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Rohingya refugees living in tough conditions in Bangladesh camps
News Stories, 21 September 2005
COX'S BAZAR, Bangladesh, September 21 (UNHCR) – Dressed in black from top to toe, and holding veils across their faces, Rohingya refugee women in camps in Bangladesh press carefully folded notes into the hands of visitors, then slip away, hoping to pass unnoticed. The grimy notes reveal a disturbing tale of punishment and pain. The refugees claim they have been beaten, family books which entitled them to rations confiscated, and money extorted, often by the refugee leaders, known as Mahjees, and their followers.
"We know many claims are true and have brought this to the attention of the camp administration and government numerous times. We have asked them to stop these practices which harm the refugees who are already vulnerable," said the UN refugee agency's Representative in Bangladesh, Christopher Lee, who has photographic evidence of the beatings.
"This is a difficult protection environment for UNHCR to work in. In the camps we are doing our best to curb arbitrary punishment, such as beatings and the confiscation of family books, both of which are totally unacceptable. They have no right to stop the refugees' food," Lee added. UNHCR has a daily presence in the government-run camps and gets many requests for assistance from refugees.
The refugees have been left feeling fearful and traumatized by some violent incidents over the past year, including the murder of a Mahjee in Nyapara camp in July – allegedly over a money dispute – and an incident in November 2004, when three refugees in Kutupalong camp were killed after a power struggle. These killings led to many arrests, and several hundred other refugees fled the camp.
"Now we can't sleep at night properly because police are looking for people every night," said one refugee, who did not want to be identified.
But despite the highly charged atmosphere, most refugees still say they do not want to return to Myanmar until there is peace and democracy.
In the early 1990s, more than 250,000 people belonging to the mostly Muslim Rohingya minority escaped persecution in Myanmar by fleeing across land and river borders into Bangladesh, where most were housed in 20 camps. Since then, 236,000 have been repatriated, leaving some 20,500 in the two remaining government-run camps in the Cox's Bazar district of south-eastern Bangladesh. Their living conditions are sub-standard and they are uncertain about their future.
The government, which is not a signatory to the 1951 Refugee Convention, has always insisted the Rohingyas should return to Myanmar. But only 210 refugees repatriated in 2004, and by August of this year only about 90 refugees had made the UNHCR boat crossing over the broad Naf river back to Myanmar. Some refugees have said they were coerced by the Mahjees and camp officials to repatriate. Sometimes, at the last moment, as refugees reached the departure point for the boat at Teknaf, they changed their minds and said they didn't want to go to Myanmar after all. Their wishes were respected and they were returned to the camp.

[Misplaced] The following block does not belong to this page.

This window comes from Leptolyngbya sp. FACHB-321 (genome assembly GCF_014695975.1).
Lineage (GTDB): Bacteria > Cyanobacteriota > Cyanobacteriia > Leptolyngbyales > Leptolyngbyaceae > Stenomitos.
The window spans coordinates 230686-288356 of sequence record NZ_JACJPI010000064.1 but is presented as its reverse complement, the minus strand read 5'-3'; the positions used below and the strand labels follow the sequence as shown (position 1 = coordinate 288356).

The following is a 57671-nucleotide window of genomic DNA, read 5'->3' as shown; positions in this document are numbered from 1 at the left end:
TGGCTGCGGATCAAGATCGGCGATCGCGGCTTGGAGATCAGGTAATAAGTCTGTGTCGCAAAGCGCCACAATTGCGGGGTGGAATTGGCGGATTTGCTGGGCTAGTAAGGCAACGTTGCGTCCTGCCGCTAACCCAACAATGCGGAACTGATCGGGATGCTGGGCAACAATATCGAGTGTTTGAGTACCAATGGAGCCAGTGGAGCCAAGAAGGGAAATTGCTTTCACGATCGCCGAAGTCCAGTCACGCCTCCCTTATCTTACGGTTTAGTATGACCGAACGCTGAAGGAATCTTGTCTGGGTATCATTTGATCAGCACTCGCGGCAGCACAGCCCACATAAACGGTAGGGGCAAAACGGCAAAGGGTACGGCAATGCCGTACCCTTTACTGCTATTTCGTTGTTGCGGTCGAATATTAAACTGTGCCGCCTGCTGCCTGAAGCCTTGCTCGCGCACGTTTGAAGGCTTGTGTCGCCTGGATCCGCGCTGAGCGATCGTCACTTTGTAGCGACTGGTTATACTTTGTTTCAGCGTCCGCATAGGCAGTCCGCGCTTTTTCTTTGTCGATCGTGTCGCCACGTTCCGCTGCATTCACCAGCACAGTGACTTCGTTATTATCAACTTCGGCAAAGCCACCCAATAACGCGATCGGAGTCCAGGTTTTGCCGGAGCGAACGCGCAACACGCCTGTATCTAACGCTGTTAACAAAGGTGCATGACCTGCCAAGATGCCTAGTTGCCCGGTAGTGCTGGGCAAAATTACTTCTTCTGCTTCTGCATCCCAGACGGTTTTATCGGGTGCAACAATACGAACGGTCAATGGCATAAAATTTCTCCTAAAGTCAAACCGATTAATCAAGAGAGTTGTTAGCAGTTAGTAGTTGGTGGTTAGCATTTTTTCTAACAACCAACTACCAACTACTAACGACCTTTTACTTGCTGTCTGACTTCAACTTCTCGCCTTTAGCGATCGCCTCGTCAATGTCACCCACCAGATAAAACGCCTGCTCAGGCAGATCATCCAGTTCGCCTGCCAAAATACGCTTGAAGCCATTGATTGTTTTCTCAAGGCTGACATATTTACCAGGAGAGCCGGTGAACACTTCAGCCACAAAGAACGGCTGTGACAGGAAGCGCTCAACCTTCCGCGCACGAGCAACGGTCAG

Camp conditions are tough. Movement is restricted, and the refugees' housing is overcrowded and badly in need of repair or renewal. "When it rains, the roof leaks and we have to put out buckets and jars out to collect the drips," said one mother of eight. For the past two years, UNHCR has been asking for the necessary government permission to rebuild the camp's shelters, but so far has not met with success.
Children make up 65 per cent of the camp population, but there is little for them to do. The government only allows partial primary education in the camps. Even then, education is in the Myanmar language which is not the children's mother tongue. Instead, they speak a Chittagong dialect – the same as the local population.
Many also speak Bengali, the Bangladesh national language, but the authorities do not want the children to be educated in Bengali, because they view this as a first step towards integration in their asylum country. As a result, the hopes of young children who insist they want to be doctors and teachers are being dashed, since they have little chance of further education. The literacy rate in the camps is only 12 per cent.
While the refugees have good reason to feel aggrieved about their living conditions, the local authorities believe some of them are involved in criminal activities such as human and arms trafficking, drug smuggling and terrorism. There have been no court convictions on any of these charges, and – despite viewing them as dens of criminal activities – the government still wants to retain the camps.
While strictly speaking not allowed to do so, refugees from the camps do work in the local community – pulling rickshaws, fishing, making bricks or working in the nearby salt fields. Some have married into the local community, although this is frowned on by the authorities who fear it could compromise repatriation efforts.
"Many of these people have been here for 14 years, and it's time to have a really realistic assessment of their future and make an attempt to reach a pragmatic solution," said Lee.